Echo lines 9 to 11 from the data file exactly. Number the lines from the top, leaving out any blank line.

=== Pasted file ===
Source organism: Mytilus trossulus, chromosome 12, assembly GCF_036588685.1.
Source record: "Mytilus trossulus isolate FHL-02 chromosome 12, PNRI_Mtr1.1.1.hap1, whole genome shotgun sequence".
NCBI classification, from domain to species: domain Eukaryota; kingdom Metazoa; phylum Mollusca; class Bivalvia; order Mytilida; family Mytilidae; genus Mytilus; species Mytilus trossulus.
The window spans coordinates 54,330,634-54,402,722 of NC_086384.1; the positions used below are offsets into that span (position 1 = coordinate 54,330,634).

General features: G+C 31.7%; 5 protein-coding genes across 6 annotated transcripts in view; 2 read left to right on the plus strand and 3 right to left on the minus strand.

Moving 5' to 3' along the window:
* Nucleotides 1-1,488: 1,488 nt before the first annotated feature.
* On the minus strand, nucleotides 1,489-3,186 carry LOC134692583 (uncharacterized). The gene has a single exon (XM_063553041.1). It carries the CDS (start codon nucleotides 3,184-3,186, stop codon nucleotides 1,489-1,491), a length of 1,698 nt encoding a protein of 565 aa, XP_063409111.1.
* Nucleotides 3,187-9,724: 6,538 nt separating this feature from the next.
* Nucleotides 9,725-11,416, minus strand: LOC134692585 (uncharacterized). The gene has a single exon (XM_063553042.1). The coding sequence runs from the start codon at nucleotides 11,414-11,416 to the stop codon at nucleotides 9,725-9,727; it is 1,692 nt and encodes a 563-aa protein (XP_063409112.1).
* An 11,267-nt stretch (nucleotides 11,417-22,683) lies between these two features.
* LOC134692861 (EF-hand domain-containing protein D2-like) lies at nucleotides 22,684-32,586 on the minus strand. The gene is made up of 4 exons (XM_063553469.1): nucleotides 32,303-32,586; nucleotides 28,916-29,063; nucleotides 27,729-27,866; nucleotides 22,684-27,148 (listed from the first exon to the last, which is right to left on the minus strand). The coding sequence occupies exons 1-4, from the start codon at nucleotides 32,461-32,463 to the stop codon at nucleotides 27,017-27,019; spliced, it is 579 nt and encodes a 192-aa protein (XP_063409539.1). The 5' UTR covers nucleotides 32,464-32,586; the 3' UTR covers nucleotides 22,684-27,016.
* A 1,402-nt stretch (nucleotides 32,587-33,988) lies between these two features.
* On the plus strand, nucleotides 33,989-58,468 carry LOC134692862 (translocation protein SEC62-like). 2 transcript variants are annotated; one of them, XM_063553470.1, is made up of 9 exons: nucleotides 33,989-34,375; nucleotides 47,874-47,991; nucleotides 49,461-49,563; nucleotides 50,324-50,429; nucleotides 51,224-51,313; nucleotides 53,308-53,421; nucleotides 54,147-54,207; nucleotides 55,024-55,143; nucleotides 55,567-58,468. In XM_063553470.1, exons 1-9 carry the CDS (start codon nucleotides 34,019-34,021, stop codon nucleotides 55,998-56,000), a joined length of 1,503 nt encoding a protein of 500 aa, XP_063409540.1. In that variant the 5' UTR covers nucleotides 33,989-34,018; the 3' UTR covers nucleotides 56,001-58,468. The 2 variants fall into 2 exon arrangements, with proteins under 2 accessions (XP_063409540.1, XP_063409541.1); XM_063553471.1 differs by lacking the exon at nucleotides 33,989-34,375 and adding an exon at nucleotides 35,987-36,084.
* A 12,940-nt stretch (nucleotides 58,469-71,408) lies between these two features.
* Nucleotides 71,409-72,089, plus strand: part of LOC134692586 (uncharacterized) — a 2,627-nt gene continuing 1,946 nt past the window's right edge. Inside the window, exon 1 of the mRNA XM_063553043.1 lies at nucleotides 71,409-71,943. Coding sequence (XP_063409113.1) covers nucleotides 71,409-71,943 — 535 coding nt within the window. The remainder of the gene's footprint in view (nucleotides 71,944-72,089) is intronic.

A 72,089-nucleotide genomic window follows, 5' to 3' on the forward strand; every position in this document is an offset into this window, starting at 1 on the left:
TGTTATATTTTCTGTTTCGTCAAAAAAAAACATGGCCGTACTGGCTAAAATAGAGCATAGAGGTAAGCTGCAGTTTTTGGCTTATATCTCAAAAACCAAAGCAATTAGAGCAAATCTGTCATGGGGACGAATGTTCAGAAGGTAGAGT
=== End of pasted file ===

* Nucleotides 3,187-9,724: 6,538 nt separating this feature from the next.
* Nucleotides 9,725-11,416, minus strand: LOC134692585 (uncharacterized). The gene has a single exon (XM_063553042.1). The coding sequence runs from the start codon at nucleotides 11,414-11,416 to the stop codon at nucleotides 9,725-9,727; it is 1,692 nt and encodes a 563-aa protein (XP_063409112.1).
* An 11,267-nt stretch (nucleotides 11,417-22,683) lies between these two features.